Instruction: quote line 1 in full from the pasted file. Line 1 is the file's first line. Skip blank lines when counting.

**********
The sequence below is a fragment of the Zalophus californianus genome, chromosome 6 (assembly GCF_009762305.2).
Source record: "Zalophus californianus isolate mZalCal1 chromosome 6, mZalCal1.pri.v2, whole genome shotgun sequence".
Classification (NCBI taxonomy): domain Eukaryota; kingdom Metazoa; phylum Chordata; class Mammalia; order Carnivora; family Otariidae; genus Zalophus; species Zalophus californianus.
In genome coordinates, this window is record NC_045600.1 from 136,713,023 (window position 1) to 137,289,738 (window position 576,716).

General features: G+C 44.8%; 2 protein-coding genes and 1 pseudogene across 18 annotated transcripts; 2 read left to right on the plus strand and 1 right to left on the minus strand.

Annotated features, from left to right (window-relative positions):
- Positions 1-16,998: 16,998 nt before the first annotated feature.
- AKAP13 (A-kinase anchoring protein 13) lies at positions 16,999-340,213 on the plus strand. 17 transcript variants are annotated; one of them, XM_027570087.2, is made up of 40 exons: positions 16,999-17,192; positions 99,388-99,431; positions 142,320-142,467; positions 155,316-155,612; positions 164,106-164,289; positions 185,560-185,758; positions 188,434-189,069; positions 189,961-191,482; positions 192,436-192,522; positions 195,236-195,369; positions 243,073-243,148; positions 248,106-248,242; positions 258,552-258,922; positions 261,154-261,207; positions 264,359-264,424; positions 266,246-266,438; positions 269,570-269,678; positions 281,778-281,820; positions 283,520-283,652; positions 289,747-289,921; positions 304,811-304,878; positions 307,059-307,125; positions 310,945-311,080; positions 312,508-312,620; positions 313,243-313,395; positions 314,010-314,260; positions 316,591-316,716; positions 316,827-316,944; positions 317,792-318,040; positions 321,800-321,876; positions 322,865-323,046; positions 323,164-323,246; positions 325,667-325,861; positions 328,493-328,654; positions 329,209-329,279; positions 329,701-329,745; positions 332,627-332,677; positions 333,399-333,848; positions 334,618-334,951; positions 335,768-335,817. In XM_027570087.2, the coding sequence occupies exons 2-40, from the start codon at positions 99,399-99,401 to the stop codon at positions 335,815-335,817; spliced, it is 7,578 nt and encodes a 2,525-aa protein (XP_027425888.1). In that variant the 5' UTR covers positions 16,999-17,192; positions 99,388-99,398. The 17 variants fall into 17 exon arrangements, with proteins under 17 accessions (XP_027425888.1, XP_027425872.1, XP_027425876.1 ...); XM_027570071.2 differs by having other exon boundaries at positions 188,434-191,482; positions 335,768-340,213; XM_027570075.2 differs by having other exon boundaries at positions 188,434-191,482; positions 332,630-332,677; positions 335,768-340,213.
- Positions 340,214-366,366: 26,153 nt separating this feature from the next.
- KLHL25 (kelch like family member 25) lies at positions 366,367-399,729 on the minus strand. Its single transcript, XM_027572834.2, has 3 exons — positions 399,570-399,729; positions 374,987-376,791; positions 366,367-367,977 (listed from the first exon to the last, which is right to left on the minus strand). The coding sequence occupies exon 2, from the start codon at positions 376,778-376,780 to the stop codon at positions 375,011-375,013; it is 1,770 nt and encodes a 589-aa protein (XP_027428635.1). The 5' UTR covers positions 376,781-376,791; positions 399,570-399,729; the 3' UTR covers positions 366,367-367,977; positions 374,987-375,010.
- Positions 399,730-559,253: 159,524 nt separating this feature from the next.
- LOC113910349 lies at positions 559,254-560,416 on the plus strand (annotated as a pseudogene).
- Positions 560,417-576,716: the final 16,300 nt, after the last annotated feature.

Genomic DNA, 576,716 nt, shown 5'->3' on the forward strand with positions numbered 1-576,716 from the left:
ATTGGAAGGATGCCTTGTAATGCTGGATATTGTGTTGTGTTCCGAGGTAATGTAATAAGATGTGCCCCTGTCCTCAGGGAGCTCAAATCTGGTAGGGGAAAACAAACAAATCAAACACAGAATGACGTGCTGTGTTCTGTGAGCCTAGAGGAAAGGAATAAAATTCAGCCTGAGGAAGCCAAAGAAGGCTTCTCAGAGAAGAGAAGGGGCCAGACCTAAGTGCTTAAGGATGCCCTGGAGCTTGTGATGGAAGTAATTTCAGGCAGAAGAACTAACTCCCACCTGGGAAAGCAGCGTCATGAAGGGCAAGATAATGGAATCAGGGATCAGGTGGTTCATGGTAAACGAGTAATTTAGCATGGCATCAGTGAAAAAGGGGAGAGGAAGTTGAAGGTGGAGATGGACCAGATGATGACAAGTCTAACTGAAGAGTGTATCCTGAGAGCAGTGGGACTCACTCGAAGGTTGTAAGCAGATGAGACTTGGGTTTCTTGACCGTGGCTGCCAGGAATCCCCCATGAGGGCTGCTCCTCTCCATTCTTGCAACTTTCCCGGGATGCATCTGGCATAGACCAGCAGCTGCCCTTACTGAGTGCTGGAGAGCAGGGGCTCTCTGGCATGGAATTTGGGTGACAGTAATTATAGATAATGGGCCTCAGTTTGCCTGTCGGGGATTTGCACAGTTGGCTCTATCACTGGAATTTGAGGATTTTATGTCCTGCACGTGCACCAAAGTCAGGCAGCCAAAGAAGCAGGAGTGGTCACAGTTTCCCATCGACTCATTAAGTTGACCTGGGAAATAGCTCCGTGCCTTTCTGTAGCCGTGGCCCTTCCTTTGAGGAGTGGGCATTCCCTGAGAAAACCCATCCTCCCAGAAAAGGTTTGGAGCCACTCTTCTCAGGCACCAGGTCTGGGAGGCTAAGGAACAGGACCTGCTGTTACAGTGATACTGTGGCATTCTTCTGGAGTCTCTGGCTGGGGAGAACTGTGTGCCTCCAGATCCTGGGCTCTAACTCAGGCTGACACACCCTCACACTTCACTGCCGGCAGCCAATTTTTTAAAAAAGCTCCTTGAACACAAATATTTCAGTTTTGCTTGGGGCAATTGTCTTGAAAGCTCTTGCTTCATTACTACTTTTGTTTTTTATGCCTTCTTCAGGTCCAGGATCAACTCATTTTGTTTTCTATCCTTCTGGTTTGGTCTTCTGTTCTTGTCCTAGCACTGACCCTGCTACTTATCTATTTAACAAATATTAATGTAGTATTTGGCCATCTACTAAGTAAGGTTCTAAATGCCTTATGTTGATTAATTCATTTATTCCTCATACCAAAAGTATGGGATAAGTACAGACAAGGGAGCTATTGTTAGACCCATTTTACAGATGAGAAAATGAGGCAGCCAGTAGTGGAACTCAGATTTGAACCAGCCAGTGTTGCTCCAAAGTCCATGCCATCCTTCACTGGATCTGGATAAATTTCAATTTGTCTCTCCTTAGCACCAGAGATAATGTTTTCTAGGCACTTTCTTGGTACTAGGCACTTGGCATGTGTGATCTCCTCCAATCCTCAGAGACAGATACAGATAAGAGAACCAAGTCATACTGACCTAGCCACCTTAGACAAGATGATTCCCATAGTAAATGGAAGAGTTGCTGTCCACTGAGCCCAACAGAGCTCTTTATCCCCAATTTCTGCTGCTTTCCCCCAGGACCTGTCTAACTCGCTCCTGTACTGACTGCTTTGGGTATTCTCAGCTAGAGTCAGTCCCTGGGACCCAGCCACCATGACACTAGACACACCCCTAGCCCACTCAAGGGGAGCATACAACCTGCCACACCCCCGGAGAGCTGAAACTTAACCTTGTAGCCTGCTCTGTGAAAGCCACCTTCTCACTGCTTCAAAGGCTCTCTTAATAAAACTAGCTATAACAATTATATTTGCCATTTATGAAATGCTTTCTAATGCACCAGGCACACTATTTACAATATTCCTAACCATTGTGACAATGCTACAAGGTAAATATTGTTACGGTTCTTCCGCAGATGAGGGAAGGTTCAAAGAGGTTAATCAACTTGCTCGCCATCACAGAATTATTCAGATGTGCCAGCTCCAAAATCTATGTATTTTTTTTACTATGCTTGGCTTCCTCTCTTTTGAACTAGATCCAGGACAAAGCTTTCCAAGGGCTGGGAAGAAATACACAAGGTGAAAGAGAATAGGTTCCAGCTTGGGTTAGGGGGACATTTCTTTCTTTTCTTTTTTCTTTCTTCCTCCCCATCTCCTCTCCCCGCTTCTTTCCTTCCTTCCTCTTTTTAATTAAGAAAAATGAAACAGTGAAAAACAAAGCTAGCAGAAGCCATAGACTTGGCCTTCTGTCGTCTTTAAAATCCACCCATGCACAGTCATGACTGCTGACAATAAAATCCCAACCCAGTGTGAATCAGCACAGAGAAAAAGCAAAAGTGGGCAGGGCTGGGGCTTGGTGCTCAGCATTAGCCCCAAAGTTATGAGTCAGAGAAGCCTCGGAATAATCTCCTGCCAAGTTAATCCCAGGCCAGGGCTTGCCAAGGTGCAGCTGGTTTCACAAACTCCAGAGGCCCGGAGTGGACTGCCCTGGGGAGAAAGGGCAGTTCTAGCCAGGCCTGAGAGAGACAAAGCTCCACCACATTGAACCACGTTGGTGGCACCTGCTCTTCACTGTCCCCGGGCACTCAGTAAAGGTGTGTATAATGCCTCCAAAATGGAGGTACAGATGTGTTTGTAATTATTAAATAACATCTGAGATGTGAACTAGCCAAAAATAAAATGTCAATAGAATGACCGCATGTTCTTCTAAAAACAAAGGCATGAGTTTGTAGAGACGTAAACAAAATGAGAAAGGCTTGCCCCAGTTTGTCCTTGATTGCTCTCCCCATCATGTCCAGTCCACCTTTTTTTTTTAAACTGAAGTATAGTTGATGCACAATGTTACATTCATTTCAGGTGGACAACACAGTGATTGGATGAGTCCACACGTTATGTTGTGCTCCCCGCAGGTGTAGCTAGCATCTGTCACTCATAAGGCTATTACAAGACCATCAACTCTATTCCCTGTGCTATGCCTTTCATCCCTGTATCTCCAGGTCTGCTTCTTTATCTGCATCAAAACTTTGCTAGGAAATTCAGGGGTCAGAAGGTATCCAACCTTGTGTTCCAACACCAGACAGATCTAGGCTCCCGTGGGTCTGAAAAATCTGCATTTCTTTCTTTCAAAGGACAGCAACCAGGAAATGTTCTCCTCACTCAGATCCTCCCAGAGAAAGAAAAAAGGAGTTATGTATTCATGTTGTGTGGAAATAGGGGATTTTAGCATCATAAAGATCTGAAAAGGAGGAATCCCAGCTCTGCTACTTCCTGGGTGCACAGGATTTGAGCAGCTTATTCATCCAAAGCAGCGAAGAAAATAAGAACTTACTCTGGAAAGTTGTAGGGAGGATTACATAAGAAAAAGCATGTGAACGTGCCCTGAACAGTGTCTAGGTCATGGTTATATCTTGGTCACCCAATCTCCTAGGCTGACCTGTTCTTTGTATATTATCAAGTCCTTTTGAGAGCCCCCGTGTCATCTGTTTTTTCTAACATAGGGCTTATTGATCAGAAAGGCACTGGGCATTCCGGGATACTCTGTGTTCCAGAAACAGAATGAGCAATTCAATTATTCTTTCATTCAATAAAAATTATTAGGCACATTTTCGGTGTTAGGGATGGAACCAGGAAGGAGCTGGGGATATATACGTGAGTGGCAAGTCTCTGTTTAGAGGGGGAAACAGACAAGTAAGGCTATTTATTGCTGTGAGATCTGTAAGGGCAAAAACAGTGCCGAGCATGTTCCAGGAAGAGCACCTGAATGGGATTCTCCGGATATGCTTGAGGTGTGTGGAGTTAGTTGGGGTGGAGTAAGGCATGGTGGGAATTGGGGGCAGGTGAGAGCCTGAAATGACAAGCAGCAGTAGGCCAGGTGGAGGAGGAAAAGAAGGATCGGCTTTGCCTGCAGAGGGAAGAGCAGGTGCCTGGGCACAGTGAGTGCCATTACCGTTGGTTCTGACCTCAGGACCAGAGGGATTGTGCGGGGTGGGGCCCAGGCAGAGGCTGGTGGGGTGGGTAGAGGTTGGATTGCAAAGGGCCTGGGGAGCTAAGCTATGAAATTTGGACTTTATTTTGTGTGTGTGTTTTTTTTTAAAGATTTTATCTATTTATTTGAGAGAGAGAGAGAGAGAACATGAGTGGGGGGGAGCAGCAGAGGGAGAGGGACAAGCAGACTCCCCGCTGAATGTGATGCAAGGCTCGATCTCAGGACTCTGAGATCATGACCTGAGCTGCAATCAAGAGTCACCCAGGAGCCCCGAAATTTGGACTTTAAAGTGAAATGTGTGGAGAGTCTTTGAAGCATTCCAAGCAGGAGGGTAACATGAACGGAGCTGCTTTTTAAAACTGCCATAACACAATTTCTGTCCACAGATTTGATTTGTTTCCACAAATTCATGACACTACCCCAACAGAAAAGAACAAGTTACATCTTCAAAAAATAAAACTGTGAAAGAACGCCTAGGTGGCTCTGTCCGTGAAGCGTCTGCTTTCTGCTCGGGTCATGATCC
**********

The sequence below is a fragment of the Zalophus californianus genome, chromosome 6 (assembly GCF_009762305.2).